The goal of electrification is to ensure access to affordable, reliable and modern energy services and so it is the services enabled by energywater purification, irrigation, healthcare/hospital services (refrigeration and powering medical equipment e.g ventilators), etc. — that should be incentivised. The choice between electrification approaches, i.e., SHSs or MGs, should depend on which one can best provide a required service to a particular electricity consumer segment. Based on this, the policymaker can decide whether to incentivise the service itself, the asset providing the service or both.

Using this energy service perspective, SHS companies are in a position to serve the low consumption residential electricity service market, simply because they have a countrywide network and a business model tailored to provide basic energy services. SHSs have the service embedded in the product: clients pay for the product (panel and battery) as well as the services (enabled by appliances). So here it would make sense to incentivise the service by, for instance, subsidising the weekly or monthly fee paid by the client for the product.

For MGs however, the focus has been on incentivising deployment of the asset, which is a challenge because there remains uncertainty about what exact service it will enable once deployed, especially if anticipated electricity use is not known. Before subsidising MG assets without a clear definition of the intended service provision, I would urge policymakers to define what the role of MGs should be in electrifying the country. To do this, they can start by identifying existing and potential services (qualitatively as a start) that can be enabled by electricity, understanding how best to provide these services in a given region, and then incentivising provision of the service itself. Policymakers should drop their technology lens and focus instead on how to best provide the required energy services, since this approach will make it easier to determine which technology is best suited to enable the service.

It is of course important to highlight that the narrative playing out for MG and SHS companies is not specific to Rwanda alone. A significant portion of potential energy consumers in Sub-Saharan Africa reside in rural areas, earn low incomes, and lack access to electricity as well as the services electricity enables. Thus, challenges with extending the central grid, customer affordability, and regulatory uncertainty for off-grid companies are major challenges for project developers across the continent. Nevertheless, whether it’s Rwanda or any other country in SSA, shifting the focus from the electrification technology toward electricity-enabled services opens up opportunities for policymakers to make more informed decisions about how to design incentives to facilitate an electrification strategy that can best serve its people.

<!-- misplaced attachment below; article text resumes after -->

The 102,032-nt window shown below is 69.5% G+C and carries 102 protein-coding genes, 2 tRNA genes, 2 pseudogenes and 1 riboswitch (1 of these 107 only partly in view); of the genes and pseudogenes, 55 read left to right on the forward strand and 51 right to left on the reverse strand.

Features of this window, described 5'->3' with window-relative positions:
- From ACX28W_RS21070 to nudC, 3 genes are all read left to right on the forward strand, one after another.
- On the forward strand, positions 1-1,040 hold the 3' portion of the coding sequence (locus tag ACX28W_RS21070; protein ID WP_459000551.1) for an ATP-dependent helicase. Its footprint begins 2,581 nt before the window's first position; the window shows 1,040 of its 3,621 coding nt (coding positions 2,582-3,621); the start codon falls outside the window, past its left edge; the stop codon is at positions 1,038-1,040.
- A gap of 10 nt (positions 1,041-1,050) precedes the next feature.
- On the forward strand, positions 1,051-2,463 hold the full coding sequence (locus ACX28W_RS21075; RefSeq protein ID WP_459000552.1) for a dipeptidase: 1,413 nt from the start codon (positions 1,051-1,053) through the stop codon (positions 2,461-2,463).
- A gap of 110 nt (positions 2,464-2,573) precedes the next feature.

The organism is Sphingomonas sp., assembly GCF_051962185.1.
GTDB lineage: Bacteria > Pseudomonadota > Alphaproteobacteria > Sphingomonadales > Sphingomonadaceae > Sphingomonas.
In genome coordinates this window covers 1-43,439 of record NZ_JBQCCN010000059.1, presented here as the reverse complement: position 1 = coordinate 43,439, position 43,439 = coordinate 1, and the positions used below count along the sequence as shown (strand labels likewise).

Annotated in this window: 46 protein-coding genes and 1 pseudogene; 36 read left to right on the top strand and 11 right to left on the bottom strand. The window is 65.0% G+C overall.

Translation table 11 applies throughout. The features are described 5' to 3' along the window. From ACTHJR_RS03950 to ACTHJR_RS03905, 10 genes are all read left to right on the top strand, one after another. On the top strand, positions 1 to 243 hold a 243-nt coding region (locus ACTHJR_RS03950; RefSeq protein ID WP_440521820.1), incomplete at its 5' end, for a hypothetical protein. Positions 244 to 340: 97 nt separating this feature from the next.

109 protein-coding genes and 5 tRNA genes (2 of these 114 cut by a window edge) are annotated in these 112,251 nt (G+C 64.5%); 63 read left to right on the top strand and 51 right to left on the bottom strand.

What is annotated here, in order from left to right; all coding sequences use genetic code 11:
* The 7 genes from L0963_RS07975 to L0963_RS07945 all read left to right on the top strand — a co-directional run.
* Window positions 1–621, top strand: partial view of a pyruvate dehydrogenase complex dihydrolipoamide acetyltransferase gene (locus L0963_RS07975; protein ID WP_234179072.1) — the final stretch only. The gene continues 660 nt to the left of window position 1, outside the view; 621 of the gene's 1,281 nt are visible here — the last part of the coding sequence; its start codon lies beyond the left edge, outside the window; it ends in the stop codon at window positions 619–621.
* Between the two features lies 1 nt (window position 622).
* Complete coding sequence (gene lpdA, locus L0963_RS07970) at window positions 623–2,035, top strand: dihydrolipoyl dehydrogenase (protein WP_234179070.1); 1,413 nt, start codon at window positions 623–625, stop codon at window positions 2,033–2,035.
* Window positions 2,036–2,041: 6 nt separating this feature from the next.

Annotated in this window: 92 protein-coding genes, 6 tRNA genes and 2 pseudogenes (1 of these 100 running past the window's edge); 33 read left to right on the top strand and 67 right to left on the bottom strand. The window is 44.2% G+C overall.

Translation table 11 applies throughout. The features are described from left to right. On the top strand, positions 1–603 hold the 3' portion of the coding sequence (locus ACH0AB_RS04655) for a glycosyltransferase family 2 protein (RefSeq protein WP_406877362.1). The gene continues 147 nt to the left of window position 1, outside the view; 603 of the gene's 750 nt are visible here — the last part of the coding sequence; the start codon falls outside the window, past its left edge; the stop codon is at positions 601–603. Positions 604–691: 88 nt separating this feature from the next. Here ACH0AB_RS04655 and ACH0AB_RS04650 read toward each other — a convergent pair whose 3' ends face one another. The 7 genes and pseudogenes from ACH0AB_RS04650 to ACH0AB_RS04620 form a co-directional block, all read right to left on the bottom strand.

Cover Photo Courtesy: DFID “Creative Commons DFID” by tvol is licensed under CC by 2.0

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Suggested citation: Agutu, Churchill Omondi. “Electrifying Rwanda: Why mini-grid companies have lost the game.”, Energy Blog @ ETH Zurich, ETH Zurich, April 8, 2020, https://blogs.ethz.ch/energy/electrifying-rwanda/ 

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1 comment

  • Dirk Muench

    Dear Churchill, thanks for the article. I generally agree with you. I have been an investor in SHS and MG companies for 10 years and have seen the challenges you speak of first hand. MGs can work but only in very specific situations. SHS have scaled faster, but the businesses aren’t easy to run and grow. I remain baffled by policymakers (and their advisors) continued focus on MGs. The attention and support MGs receive is not justified especially if, – as you say – ” one drops the technology lens” and instead just focuses on how access can best be provided. Thanks again and keep up the good work.